To the editor: Mount Carmel not only lost a great barber but a patriot and a real character with the passing of Roy Edmonds. Roy cut hair in his Third Street shop for 52 years, which is probably a record. But more important, this Kentucky transplant who fell in love with the coal region was a friend of more than 50 years.

I became his customer in 1963 while a high school student. Five years later, when I returned from Vietnam, he gave me a free haircut. His only condition was that I had to wait my turn. As all of his customers knew, the only two people who could cut in line were "the pope and Billy Graham."

What attracted multiple generations to Roy was his personality. He not only knew his customers but would also ask about their family members by name. He routinely introduced his customers to one another. He could talk with anyone and share often self-deprecating stories and clean jokes.

He always had opinions to share but none were ever negative. His political discussions, which often began with, "they should all be locked up," allowed him to gauge a customer's viewpoint and avoid any arguments.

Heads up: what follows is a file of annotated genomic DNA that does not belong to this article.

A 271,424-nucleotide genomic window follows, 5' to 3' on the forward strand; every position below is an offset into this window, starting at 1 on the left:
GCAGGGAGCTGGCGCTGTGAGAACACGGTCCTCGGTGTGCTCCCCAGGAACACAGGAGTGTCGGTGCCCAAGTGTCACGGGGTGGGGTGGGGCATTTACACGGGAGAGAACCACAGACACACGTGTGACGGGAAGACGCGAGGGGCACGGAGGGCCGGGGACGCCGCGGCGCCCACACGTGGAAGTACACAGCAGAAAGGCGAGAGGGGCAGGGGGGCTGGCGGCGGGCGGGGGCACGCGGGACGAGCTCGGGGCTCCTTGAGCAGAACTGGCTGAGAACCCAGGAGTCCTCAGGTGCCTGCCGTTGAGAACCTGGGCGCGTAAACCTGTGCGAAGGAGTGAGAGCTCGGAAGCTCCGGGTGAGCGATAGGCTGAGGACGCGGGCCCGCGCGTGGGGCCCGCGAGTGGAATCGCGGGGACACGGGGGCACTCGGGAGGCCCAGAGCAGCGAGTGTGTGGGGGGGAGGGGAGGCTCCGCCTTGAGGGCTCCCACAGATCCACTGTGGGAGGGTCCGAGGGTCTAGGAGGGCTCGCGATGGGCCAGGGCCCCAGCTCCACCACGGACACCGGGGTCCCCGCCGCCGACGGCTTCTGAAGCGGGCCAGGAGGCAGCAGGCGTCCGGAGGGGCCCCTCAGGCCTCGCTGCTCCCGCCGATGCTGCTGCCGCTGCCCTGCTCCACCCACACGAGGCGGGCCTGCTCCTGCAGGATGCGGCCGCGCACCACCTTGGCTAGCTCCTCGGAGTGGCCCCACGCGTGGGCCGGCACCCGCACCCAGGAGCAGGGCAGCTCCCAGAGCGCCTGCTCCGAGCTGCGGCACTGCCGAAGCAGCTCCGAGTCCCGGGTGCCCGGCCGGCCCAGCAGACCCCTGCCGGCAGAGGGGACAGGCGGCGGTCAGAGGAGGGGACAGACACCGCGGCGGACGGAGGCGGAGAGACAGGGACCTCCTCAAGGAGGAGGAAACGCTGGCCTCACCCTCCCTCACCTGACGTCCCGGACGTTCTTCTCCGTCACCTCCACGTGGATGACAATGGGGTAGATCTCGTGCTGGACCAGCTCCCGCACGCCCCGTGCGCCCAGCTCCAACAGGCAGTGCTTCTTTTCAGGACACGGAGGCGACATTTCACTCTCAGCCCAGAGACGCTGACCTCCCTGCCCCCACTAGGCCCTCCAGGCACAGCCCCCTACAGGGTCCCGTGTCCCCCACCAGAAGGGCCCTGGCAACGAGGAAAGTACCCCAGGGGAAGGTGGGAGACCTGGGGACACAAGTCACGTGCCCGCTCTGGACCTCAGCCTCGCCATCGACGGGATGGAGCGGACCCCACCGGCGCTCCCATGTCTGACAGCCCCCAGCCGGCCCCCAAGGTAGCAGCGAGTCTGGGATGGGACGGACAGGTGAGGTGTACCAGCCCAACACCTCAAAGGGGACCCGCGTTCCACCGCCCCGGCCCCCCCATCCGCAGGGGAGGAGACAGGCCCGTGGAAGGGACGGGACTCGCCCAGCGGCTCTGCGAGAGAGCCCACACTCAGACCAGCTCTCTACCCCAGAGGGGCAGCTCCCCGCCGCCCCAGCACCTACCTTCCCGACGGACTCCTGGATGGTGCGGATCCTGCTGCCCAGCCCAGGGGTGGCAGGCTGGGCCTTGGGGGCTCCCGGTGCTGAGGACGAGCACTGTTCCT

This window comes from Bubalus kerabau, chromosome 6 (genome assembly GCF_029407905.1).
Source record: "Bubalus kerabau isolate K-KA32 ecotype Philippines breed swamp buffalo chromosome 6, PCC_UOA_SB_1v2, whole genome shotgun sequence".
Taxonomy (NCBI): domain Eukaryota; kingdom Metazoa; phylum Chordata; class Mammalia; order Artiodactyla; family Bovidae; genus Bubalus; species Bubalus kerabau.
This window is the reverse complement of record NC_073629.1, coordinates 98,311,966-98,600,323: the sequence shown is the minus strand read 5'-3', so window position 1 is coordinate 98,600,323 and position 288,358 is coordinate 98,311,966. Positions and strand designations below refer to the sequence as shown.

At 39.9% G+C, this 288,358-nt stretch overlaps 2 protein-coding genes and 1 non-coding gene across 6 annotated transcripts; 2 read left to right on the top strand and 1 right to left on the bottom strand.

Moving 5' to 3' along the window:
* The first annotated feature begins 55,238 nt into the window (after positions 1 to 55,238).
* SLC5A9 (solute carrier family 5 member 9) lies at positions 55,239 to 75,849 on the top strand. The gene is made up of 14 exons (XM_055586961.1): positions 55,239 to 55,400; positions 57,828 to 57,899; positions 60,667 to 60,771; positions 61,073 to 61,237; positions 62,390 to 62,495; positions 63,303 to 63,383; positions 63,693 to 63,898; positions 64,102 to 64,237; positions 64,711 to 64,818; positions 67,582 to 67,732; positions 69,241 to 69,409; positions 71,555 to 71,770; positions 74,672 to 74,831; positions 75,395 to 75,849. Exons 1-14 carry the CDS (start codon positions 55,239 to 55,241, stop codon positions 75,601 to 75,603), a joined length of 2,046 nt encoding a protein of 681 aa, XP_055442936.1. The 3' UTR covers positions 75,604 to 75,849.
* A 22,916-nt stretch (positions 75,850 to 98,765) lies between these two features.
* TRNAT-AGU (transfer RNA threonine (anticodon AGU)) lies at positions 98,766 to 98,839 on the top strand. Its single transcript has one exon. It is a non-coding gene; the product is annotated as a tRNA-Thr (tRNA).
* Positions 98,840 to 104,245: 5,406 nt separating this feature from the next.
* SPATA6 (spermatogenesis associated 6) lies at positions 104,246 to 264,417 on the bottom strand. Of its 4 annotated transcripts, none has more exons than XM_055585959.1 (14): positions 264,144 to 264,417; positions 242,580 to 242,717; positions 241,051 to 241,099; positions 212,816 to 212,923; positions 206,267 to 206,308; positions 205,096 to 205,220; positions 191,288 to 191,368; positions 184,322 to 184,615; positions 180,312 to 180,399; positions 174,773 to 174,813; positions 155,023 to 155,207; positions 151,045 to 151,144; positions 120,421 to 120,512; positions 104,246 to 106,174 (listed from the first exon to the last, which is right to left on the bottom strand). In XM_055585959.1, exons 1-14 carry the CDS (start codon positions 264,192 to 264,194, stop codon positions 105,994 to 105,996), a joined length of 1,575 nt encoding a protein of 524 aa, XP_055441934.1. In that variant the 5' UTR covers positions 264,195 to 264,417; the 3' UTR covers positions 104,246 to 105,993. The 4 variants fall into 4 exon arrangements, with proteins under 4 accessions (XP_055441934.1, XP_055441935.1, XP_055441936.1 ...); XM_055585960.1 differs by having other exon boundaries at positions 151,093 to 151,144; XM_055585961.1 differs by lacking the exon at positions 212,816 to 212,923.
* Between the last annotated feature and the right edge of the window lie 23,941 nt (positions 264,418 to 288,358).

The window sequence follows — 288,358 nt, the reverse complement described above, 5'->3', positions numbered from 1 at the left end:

After enlisting in the Air Force in 1965, I never returned to live in town, but still visit my mother and siblings several times a year. Roy's barber shop was always on the agenda, even if it was just to bring him coffee. The Styrofoam cup was usually set in line with several others. I once asked him if people brought him coffee in tribute to his barbering skills. "It's self-defense," he joked.

His always clean basement shop, which I don't recall ever being changed except for an occasional paint touchup, was right from Mayberry.

Roy's customers came to appreciate his take on the latest happenings rather than focus on the sparse surroundings, which included old red leather seats and a 12-inch black and white TV perched atop a bookcase with dated magazines and old high school yearbooks.

His display of pictures of ships underscored his time in the Navy in the mid-50s. His visit with a shipmate to Mt. Carmel and the friendly reception to his "crackerjack" uniform is what hooked him.

Despite health problems during the past decade, Roy always maintained the positive outlook and attitude that kept customers coming in to be "peeled like an onion."

I wish the best of the best to Jess Hatfield, Roy's former apprentice who has taken over his shop and hopefully, his way of doing business. I'll see him next time I'm in town.

Dave Skocik

Dover, Del.